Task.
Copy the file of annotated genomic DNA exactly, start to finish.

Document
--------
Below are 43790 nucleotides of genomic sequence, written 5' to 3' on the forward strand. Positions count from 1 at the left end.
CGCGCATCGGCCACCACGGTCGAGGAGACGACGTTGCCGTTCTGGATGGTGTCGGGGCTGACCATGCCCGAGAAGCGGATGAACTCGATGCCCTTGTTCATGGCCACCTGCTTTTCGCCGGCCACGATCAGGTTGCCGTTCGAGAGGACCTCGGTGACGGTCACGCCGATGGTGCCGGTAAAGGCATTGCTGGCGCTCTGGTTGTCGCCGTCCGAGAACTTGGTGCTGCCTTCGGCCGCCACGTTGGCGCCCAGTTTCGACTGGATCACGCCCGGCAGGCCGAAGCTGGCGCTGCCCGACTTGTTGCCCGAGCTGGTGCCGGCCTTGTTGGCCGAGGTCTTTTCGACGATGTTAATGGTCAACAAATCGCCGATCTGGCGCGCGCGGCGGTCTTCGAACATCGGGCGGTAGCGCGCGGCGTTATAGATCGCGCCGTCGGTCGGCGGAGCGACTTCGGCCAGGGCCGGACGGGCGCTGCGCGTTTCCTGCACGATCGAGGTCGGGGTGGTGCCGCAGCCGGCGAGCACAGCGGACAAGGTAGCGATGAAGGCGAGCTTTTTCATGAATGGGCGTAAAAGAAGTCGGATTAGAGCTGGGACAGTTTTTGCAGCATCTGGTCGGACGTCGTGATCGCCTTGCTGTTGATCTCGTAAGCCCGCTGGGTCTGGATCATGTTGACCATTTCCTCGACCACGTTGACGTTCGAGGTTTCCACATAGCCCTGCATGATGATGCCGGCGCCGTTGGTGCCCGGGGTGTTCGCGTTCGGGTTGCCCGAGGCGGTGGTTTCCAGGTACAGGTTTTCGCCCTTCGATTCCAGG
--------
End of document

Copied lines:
Below are 43790 nucleotides of genomic sequence, written 5' to 3' on the forward strand. Positions count from 1 at the left end.
CGCGCATCGGCCACCACGGTCGAGGAGACGACGTTGCCGTTCTGGATGGTGTCGGGGCTGACCATGCCCGAGAAGCGGATGAACTCGATGCCCTTGTTCATGGCCACCTGCTTTTCGCCGGCCACGATCAGGTTGCCGTTCGAGAGGACCTCGGTGACGGTCACGCCGATGGTGCCGGTAAAGGCATTGCTGGCGCTCTGGTTGTCGCCGTCCGAGAACTTGGTGCTGCCTTCGGCCGCCACGTTGGCGCCCAGTTTCGACTGGATCACGCCCGGCAGGCCGAAGCTGGCGCTGCCCGACTTGTTGCCCGAGCTGGTGCCGGCCTTGTTGGCCGAGGTCTTTTCGACGATGTTAATGGTCAACAAATCGCCGATCTGGCGCGCGCGGCGGTCTTCGAACATCGGGCGGTAGCGCGCGGCGTTATAGATCGCGCCGTCGGTCGGCGGAGCGACTTCGGCCAGGGCCGGACGGGCGCTGCGCGTTTCCTGCACGATCGAGGTCGGGGTGGTGCCGCAGCCGGCGAGCACAGCGGACAAGGTAGCGATGAAGGCGAGCTTTTTCATGAATGGGCGTAAAAGAAGTCGGATTAGAGCTGGGACAGTTTTTGCAGCATCTGGTCGGACGTCGTGATCGCCTTGCTGTTGATCTCGTAAGCCCGCTGGGTCTGGATCATGTTGACCATTTCCTCGACCACGTTGACGTTCGAGGTTTCCACATAGCCCTGCATGATGATGCCGGCGCCGTTGGTGCCCGGGGTGTTCGCGTTCGGGTTGCCCGAGGCGGTGGTTTCCAGGTACAGGTTTTCGCCCTTCGATTCCAGG